Seems like local journalists at both the Fort Worth Star-Telegram (Mitch Schnurman, 7.16.08 column) and the Dallas Morning News (Steve Blow, 7.13.08 column) don't mind beating up on the profession of PR. What'd they use as an excuse? Chesapeake Energy's bold entry into online video to disperse information concerning the Barnett Shale (shale.tv).
Rather than attack corporate PR efforts, maybe these journalists should consider the interesting changes happening with media. It's no secret that many journalists are monitoring blogs and other social media sites to find out what's important to folks these days. The interest in social media clearly explains why Chesapeake Energy and other corporations are deciding to offer their information online through a "pull" technology.
Largely due to social media, public relations in the last several years has been moving to a much more transparent model, one that invites two-way communication. The issue of transparency hasn't been lost on PR professionals. Witness the case study of Edelman's Wal-Marting Across America to understand how badly PR can be practiced. It seems to me that the field of PR - including Richard Edelman who issued an apology on behalf of his agency - took that case (and a couple of others) to heart. Edelman's redoubled their emphasis on ethical practice and issued a call to the entire industry to do the same, resulting in a terribly positive industry response.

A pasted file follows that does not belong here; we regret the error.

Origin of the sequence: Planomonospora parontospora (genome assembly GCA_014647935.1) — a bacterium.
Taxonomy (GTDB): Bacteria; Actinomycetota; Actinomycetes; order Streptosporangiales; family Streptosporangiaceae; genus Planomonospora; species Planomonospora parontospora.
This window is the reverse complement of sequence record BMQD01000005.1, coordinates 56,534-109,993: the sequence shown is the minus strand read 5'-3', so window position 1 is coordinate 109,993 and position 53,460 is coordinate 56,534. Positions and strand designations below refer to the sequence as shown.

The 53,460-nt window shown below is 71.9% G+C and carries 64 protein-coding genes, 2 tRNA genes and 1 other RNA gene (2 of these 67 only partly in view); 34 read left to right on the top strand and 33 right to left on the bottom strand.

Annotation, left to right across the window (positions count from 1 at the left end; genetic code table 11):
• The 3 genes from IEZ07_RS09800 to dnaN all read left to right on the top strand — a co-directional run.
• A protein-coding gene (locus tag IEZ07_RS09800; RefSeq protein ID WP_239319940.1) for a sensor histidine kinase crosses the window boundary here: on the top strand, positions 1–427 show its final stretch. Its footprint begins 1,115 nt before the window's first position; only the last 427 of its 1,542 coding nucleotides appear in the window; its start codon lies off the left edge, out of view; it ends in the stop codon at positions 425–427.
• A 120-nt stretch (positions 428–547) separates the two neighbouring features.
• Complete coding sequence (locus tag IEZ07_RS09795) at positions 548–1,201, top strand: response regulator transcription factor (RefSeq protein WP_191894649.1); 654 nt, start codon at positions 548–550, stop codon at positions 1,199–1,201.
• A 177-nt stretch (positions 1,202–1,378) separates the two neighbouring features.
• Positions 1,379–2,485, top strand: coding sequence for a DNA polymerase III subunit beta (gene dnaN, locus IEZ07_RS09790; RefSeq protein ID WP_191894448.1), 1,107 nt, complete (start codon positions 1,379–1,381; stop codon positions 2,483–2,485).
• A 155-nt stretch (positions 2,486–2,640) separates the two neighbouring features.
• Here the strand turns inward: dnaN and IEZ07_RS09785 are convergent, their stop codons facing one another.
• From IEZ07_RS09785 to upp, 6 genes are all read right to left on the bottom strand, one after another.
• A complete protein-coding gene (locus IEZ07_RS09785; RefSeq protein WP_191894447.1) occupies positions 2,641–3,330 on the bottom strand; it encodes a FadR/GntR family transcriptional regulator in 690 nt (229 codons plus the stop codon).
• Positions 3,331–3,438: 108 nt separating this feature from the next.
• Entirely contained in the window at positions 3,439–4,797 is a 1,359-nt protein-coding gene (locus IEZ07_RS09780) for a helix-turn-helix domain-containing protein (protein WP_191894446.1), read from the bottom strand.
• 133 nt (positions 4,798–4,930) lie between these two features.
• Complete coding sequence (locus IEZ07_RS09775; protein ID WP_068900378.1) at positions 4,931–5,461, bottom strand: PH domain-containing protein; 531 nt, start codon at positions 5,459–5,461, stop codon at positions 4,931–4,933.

PR practitioners are called to perform their jobs ethically and to abide by a Code of Ethics, as laid out by the Public Relations Society of America.
I work with many public relations practitioners and corporate communicators who act ethically and professionally in every sense of the word. I know that in my corner of the world, I work diligently to uphold that standard, going so far as to include an ethics statement on every client contract I sign. In other words, I agree to act ethically, but I also ask my clients to do the same. If they don't or won't agree, we don't do business.
I also believe our local schools, i.e.; Texas Christian University, University of Texas at Arlington and University of North Texas, do an excellent job in raising awareness of basic ethics issues likely to arise, either by requiring students to take a PR ethics course or by consistent discussion of ethical issues within the context of other public relations courses.
I'm proud to be part of a profession that has an ethics code and works to follow it, even to the point of educating new practitioners about ethical issues.
If Schnurman and Blow disagree with Chesapeake's direction, they should offer a meatier argument than not liking the venue (shale.tv) and printing inflammatory statements about PR. For all their posturing, by choosing to attack PR efforts - without a counterbalanced perspective - they're actually communicating more about the current state of journalism than the current state of PR.